I pulled every card except the memory card in slot 10, reinstalled the NSV, it blew the fuse immediately on power up. I have 2 NSVs, both behaved the same out of the machine. and both blew the fuse in the machine. I didn't want to lose all the data in the memory card, but is that the next card to remove? It has a remote battery in the base of the console, I assume the SAFT battery on board is NG.

  20. #14
    Join Date
    Dec 2002
    Location
    Benicia California USA
    Posts
    8,349
    Post Thanks / Like
    Likes (Given)
    1947
    Likes (Received)
    2683

    Default

    Not sure, but i think if you pulled the K10 jumper (which you will need to do if you remove all the cards except the memory board), pretty sure all your data is gone already......
    Would try disconnecting the external battery and try your power test again.
    Cheers Ross

  21. Likes Mud liked this post
  22. #15
    Join Date
    Sep 2011
    Country
    GERMANY
    Posts
    3,034
    Post Thanks / Like
    Likes (Given)
    1970
    Likes (Received)
    1114

    Default

    Hi Mud,

    If I have understood correctly, the fuse is blowing on the NSV board, which is a power supply. If you power up the NSV by itself outside of the crate, then all is OK. But if you power up the crate with the NSV plus the memory card inside, then the fuse blows. Is that right? It seems to implicate the memory board. If you do pull out the memory board, next thing is to try the NSV card by itself in the crate. This is to eliminate the possibility that you have a connector/backplane short inside the crate, and the problem is unrelated to the memory card.

    Cheers,
    Bruce

  23. Likes miburk liked this post
  24. #16
    Join Date
    Dec 2002
    Location
    Benicia California USA
    Posts
    8,349
    Post Thanks / Like
    Likes (Given)
    1947
    Likes (Received)
    2683

    Default

    John:
    On the off chance that the data is still intact on the memory board, you could patch in a new battery on the extension wires while the old one was still present, then cut off the old battery and try your power up test.
    If you have the remote battery, i would definitely remove the on board battery from the card.
    Cheers Ross

  25. #17
    Join Date
    May 2002
    Location
    South Central PA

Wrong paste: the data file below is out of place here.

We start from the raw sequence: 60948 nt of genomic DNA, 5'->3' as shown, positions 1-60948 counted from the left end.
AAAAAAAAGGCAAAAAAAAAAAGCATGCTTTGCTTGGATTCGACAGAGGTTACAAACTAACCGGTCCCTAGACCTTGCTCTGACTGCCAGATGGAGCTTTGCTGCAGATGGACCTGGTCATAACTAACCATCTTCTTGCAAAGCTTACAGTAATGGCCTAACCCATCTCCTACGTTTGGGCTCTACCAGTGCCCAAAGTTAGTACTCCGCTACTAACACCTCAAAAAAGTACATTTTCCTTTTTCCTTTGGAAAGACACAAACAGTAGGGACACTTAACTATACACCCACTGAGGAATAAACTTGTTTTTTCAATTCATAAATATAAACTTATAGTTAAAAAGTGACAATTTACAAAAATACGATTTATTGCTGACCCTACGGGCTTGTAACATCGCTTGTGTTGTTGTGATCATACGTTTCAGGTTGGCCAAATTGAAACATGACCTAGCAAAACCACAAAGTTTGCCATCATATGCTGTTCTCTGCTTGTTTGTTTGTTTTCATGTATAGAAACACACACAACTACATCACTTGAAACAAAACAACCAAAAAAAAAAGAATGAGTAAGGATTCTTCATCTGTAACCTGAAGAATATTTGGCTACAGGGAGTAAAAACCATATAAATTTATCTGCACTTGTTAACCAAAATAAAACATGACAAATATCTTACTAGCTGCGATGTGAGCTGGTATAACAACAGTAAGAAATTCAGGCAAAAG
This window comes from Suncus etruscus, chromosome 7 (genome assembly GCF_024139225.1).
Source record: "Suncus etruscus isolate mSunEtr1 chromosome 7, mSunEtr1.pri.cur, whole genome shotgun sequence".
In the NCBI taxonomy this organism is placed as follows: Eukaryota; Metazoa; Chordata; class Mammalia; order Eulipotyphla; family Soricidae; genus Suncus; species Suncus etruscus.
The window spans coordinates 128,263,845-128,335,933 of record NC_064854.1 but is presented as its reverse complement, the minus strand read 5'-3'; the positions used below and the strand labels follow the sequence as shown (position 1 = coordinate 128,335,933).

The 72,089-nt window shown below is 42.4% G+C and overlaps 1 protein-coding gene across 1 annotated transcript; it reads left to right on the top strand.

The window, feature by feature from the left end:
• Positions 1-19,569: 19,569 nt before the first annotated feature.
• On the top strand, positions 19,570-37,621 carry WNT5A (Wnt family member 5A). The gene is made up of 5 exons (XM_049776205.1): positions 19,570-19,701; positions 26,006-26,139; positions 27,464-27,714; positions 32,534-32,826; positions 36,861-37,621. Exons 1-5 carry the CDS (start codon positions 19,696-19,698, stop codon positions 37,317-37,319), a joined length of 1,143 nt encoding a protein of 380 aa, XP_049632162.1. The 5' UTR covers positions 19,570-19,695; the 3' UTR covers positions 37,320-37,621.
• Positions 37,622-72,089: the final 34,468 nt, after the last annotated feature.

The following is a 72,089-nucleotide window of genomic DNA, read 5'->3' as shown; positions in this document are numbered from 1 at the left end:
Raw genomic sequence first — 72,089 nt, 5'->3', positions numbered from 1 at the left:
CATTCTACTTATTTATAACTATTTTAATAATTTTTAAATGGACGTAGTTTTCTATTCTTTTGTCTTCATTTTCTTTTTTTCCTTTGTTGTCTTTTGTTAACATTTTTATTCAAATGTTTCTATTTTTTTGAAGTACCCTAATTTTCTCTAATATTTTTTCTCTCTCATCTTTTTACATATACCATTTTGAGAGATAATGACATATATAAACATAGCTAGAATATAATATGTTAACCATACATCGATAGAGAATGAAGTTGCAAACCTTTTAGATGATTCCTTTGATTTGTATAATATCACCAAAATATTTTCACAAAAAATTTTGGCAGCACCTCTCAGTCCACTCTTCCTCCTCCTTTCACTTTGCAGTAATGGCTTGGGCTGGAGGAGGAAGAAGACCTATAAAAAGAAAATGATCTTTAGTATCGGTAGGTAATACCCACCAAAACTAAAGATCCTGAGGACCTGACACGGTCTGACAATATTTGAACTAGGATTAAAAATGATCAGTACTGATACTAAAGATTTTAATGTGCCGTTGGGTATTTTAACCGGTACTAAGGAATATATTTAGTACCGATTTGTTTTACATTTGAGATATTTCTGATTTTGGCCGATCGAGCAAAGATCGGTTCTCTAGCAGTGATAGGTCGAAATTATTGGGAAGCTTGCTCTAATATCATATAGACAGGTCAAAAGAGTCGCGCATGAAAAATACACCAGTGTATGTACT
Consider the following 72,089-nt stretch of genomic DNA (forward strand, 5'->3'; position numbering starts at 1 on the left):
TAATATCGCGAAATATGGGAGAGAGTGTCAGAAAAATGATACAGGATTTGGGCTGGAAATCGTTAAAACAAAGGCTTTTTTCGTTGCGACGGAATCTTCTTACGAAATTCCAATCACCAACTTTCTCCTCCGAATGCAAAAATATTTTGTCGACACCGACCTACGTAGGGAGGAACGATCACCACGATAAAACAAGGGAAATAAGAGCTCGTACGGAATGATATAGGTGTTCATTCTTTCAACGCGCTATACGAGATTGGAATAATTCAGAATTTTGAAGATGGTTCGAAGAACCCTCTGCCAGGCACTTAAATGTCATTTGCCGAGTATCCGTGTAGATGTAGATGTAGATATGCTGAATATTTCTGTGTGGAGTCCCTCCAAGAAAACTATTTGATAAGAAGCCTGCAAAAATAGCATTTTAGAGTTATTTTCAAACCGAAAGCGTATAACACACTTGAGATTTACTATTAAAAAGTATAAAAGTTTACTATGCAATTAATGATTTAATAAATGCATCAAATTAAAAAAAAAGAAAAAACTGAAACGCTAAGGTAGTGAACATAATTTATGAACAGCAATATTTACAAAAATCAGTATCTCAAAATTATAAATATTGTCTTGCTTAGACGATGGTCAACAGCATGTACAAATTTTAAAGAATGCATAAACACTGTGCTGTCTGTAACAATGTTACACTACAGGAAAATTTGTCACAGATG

Posts
    13,886
    Post Thanks / Like
    Likes (Given)
    2432
    Likes (Received)
    3675

    Default

    Quote Originally Posted by ballen View Post
    Hi Mud,

    If I have understood correctly, the fuse is blowing on the NSV board, which is a power supply. If you power up the NSV by itself outside of the crate, then all is OK. But if you power up the crate with the NSV plus the memory card inside, then the fuse blows. Is that right? It seems to implicate the memory board. If you do pull out the memory board, next thing is to try the NSV card by itself in the crate. This is to eliminate the possibility that you have a connector/backplane short inside the crate, and the problem is unrelated to the memory card.

    Cheers,
    Bruce
    But if you power up the crate with the NSV plus the memory card inside, then the fuse blows. Is that right?
    Yes that's correct.

  26. Likes ballen liked this post
  27. #18
    Join Date
    May 2002
    Location
    South Central PA
    Posts
    13,886
    Post Thanks / Like
    Likes (Given)
    2432
    Likes (Received)
    3675

    Default

    Quote Originally Posted by AlfaGTA View Post
    John:
    On the off chance that the data is still intact on the memory board, you could patch in a new battery on the extension wires while the old one was still present, then cut off the old battery and try your power up test.
    If you have the remote battery, i would definitely remove the on board battery from the card.
    Cheers Ross
    Ican't quite follow the wiring from the battery, it doesn't go directly to the board, it seems to go to a connector on the backplane. I'll look closer. tomorrow.

  28. #19
    Join Date
    Jan 2011
    Location
    Germany,35764 Sinn
    Posts
    59
    Post Thanks / Like
    Likes (Given)
    23
    Likes (Received)
    12

    Default

    Quote Originally Posted by Mud View Post
    Yes that's correct.
    It sounds a little bit freaky.
    The Fuse which blows is SI1 and LED D1 is off.
    This indicates, that the +15V Regulator is overloaded or does not work.

    You tested the nsv56 without any other card and it works. There for the +15 V Regulator works.

    The freaky thing: The NSP Card with my knowledge does not use the +15V Supply.

    So i agree to ballens idea, that there may be a defekt on the backplane.

    If the battery on the nsp56 is working, you can plug the card out and the programms should stay there.

    Can you measure the voltage of the battery on the NSP Card? should be around 3.6V (nominal)

    NCR53 and Monitor also were of during your test?

    Regards Michael

  29. Likes ballen liked this post
  30. #20
    Join Date
    May 2002
    Location
    South Central PA
    Posts
    13,886
    Post Thanks / Like
    Likes (Given)
    2432
    Likes (Received)
    3675

    Default

    I'm making some progress. Yes the NCR 53 is out and the monitor is unplugged. I pulled all the cards except the NSP56, and it still blew the fuse. So I pulled the NSP56, and it still blew the fuse. The only thing that appeared to be still connected was the fan. I kept looking and noticed that half of the NBP cable is plugged into the backplane underneath the cage. I unplugged that and it didn't blow the fuse, so it seems to be in the NBP.
    I have 3.8V in the Saft battery on NSP, less than 3 in the 6pack battery so I'm working on the 6 pack battery. I have parts coming for that tomorrow. I have another NBP board to connect after I get the battery situation resolved.
    The battery I thought was a remote battery for the NSP56 is actually the 6 pack battery. This is the first time I've gotten this far into the electronics of this machine, obviously some of the problem here is my inexperience. I appreciate all your interest and help very much!

    What does that 7.2V 6 pack battery do? I understand the control won't start if it's dead, but what does it supply power to and what does it do?


Tags for this Thread

Bookmarks

Posting Permissions

  • You may not post new threads
  • You may not post replies
  • You may not post attachments
  • You may not edit your posts
  •